- Who attended the Great Exhibition of 1851?
- How many times did Queen Victoria visit the Great Exhibition?
- How much did it cost to visit the Great Exhibition?
- What was the result of the Great Exhibition of 1851?
- What was the total number of exhibitors at the Great Exhibition?
- Where did the money from the Great Exhibition GO?
- What was on the second floor of the Great Exhibition?
Who attended the Great Exhibition of 1851?
Despite some initial negative press, approximately six million people attended the Great Exhibition. That equates to roughly one-third of the British population at the time. Famous names who reportedly attended include Charles Dickens, Lewis Carroll, George Elliott, Charlotte Brontë, and Samuel Colt, among others.
How many times did Queen Victoria visit the Great Exhibition?
Queen Victoria and her family visited three times, the queen visited 34 times. Although the Great Exhibition was a platform on which countries from around the world could display their achievements, Britain sought to prove its own superiority.
How much did it cost to visit the Great Exhibition?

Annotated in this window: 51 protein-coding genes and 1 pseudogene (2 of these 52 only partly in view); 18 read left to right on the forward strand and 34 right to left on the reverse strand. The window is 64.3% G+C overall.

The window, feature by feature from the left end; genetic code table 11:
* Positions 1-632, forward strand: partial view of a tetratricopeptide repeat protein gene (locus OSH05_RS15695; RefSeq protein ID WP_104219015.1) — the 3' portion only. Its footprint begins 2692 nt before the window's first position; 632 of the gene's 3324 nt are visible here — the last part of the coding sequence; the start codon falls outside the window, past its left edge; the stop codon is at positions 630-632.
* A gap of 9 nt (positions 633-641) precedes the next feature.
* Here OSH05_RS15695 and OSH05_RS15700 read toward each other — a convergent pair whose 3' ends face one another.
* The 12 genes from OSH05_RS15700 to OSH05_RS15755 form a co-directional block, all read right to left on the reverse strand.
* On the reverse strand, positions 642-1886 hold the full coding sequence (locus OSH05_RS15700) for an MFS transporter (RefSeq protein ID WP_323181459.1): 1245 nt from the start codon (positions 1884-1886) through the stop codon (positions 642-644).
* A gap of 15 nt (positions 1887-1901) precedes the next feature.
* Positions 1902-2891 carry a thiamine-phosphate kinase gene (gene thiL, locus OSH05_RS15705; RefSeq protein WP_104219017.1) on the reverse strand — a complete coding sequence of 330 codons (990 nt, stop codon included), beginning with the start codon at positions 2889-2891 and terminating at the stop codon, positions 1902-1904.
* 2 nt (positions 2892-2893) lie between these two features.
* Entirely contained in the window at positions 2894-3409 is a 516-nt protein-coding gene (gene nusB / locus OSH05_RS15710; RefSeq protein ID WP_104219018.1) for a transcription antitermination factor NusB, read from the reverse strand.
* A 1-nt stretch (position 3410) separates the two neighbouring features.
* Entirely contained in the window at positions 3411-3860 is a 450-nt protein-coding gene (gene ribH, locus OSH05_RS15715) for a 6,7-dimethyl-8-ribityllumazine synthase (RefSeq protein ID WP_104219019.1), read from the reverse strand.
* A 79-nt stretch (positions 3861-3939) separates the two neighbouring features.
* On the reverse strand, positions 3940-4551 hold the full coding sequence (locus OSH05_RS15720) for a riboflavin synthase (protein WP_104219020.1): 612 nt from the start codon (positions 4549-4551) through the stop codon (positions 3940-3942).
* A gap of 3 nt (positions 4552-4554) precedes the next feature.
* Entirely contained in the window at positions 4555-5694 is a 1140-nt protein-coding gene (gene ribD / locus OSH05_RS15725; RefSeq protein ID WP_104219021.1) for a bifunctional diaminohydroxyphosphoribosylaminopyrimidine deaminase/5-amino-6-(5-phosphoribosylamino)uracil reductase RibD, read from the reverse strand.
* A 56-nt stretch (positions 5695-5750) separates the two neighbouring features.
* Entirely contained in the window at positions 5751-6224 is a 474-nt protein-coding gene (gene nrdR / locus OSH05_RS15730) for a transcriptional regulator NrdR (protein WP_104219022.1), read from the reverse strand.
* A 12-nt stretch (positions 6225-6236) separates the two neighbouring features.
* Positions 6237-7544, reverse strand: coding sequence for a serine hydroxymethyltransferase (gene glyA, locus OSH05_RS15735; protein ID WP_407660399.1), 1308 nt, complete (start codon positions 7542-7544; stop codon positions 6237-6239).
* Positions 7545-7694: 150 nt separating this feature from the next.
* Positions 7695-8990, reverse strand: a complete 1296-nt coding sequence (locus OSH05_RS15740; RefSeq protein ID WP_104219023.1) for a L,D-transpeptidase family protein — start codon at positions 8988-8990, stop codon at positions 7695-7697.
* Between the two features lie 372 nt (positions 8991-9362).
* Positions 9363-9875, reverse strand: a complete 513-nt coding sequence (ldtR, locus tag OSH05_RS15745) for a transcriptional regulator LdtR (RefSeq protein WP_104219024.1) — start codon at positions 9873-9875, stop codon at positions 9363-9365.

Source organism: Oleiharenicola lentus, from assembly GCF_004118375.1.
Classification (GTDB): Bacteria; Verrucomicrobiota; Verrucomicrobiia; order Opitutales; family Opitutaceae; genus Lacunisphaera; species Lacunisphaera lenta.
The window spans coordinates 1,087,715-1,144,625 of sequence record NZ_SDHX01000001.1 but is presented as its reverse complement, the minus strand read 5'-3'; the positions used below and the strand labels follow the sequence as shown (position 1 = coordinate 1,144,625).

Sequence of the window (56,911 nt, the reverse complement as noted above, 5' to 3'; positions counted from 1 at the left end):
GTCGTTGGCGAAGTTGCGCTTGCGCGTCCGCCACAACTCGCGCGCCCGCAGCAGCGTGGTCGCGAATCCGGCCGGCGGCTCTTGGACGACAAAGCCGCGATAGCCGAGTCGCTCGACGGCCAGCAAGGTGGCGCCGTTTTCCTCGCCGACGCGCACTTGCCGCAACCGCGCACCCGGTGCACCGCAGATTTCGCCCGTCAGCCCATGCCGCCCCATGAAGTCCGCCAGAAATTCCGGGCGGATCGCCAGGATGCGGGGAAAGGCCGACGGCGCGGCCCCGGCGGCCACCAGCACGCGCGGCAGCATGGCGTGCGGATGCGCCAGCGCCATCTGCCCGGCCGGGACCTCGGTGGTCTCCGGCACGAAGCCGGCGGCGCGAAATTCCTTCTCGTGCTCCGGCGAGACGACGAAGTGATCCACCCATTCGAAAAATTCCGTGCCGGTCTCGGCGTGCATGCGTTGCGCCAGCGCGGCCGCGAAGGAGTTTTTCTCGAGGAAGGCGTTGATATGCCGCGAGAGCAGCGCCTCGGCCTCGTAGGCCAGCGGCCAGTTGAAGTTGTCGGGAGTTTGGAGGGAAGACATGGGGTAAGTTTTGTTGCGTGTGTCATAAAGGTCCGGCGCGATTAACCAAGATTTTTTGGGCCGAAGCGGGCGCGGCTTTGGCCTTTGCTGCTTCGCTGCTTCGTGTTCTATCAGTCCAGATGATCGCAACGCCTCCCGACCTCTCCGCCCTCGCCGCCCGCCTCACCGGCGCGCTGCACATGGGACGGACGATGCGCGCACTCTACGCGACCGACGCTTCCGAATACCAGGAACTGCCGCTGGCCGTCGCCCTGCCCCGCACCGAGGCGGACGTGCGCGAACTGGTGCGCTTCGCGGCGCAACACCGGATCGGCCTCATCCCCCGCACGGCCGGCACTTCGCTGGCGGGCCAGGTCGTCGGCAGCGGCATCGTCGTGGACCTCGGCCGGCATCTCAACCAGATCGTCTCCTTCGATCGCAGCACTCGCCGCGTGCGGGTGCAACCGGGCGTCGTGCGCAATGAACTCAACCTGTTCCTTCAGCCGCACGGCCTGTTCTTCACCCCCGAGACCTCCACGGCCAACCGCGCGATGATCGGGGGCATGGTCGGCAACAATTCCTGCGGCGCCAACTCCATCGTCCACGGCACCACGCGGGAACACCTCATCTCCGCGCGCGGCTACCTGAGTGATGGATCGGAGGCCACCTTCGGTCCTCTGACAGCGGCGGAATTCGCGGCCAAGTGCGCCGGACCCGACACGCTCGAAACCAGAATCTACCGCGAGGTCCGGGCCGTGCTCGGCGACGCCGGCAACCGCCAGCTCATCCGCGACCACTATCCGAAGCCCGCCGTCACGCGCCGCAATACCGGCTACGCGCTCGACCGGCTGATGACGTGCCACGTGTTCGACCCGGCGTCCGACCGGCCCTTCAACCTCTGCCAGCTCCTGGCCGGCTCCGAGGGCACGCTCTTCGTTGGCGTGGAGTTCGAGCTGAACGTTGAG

Ticket Cost – Adult admission prices ranged from 1 shilling (25 cents) to 5 shillings ($1.25) to 2 shillings and 6d (63 cents) to 1 pound ($5.00), depending on the day.
What was the result of the Great Exhibition of 1851?
Unfortunately, The Crystal Palace was destroyed by fire in 1936. Over 6 million people visited the Great Exhibition. It was a massive success and the money it raised was used to set up the Natural History Museum, the Science Museum and the Victoria and Albert Museum in London.
What was the total number of exhibitors at the Great Exhibition?
The Great Exhibition was designed to showcase technology and new products from Britain and its colonies, but to give it a truly international flavor, half the exhibits were from other nations. The total number of exhibitors was about 17,000, with the United States sending 599.
Where did the money from the Great Exhibition GO?
The cash profits of the exhibition were spent on establishing a new cultural quarter in South Kensington, sometimes referred to as ‘Albertopolis’, the home today of the Victoria and Albert Museum, Science Museum, Imperial College, Royal Albert Hall and other institutions.
What was on the second floor of the Great Exhibition?
In second-floor galleries devoted to “philosophical, musical, and surgical instruments” were displays of items ranging from pipe organs to microscopes. Visitors to the Crystal Palace were amazed to discover all the inventions of the modern world displayed in one spectacular building. Queen Victoria Formally Opened the Great Exhibition